I do not own a pet and certainly would not give them a name if I had one.  But a cat across the street is shared and comes over once a day for petting and to give me enjoyment.  Yes, I share a pet.  Ralph, a late old timer down the street, had the unusual practice of sharing a crippled little dog with an elderly neighbor, Charlie.  Ralph feed the animal and had it at night and Charlie who was more mobile walked the dog during the daytime.  Each had twelve hours of dog who outlived Ralph but died soon afterwards. 

      I have witnessed others who have a dog or cat that moves about among select neighbors.  They are fed or admired by neighbors and these free-ranging creatures do not know property boundaries.  Really having the joy of a neighbor's pet around may seem remote in areas where pets must be confined and left indoors.  However, when the animals are not threatening, the story is different.  True, free-ranging cats can attack birds except for feisty blue jays.  A watchdog can be of special importance for it will alert neighbors to an intruder as well as the keeper's property.  Thus safety can go beyond boundaries when the dog comes to regard home turf as an extended territory.     

      There are resource savings from shared pets as well.  If pet sharers get sufficient enjoyment and can tolerate barking or other pet annoyances, they can consider themselves as saving food resources in a world where the pet food could be used even for some human consumption, or as livestock feed ultimately destined for humanly-consumed animal products.  Neighbors may not offer to pay the vet bills or the other expenses coming with the pet and thus get off "cheap" and without upkeep bills.  Pets do require attention, and sharing a pet may make those of us who do not have primary care feel somewhat lucky.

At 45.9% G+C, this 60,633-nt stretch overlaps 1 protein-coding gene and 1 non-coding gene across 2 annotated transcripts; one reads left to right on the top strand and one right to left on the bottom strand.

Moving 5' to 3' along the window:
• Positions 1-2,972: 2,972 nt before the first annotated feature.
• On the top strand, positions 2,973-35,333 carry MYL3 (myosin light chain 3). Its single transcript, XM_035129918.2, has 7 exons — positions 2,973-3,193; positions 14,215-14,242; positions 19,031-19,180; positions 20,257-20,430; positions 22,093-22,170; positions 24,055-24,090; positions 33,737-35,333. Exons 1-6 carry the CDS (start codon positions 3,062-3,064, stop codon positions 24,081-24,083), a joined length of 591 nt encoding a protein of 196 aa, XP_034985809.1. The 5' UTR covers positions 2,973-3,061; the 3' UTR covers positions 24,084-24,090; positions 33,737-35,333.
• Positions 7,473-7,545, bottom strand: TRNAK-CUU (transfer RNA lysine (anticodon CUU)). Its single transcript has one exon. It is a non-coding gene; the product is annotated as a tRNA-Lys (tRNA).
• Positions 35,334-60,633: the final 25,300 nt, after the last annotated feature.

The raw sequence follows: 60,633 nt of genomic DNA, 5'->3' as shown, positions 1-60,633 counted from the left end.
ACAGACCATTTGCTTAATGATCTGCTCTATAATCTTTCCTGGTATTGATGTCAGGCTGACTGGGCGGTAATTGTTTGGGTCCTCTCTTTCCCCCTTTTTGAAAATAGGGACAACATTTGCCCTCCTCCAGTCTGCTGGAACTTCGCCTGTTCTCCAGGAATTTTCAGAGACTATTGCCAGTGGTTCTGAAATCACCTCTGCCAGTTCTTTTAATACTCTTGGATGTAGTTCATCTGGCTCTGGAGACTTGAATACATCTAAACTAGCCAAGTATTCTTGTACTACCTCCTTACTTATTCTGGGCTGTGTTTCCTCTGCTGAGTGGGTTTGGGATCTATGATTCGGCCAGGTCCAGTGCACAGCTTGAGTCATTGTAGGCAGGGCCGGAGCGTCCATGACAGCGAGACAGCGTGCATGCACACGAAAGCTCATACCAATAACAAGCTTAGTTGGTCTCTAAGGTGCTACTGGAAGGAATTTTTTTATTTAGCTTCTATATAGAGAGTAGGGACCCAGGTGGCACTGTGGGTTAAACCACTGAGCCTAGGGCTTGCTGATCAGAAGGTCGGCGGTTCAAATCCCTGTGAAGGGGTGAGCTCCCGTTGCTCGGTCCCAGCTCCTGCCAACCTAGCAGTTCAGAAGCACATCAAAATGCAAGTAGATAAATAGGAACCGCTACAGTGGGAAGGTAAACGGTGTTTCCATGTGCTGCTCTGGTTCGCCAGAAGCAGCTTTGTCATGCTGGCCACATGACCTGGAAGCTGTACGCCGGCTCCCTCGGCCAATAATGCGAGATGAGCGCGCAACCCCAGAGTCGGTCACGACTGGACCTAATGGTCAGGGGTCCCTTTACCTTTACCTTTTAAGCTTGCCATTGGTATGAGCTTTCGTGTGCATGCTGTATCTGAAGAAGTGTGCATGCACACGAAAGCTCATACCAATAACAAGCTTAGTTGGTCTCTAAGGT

Occasional sharing of expenses might be a good neighborly gesture.  A shared pet means that we can hold things in common and these good animals help us break out of the shell of excessive individualism.  These pets can become the occasion of conversations and help expand social relationships. 

      Prayer: Lord, help us appreciate our animal companions as true friends; they show us attention and give us enjoyment that often human beings neglect to furnish.  Help us to treat pets with respect, so that we are better able to encourage our neighbors to care for all creation and become Earthhealers.  
 

 

 

 

 

 

 

Epifagus virginiana, beech drops
Epifagus virginiana, beech drops.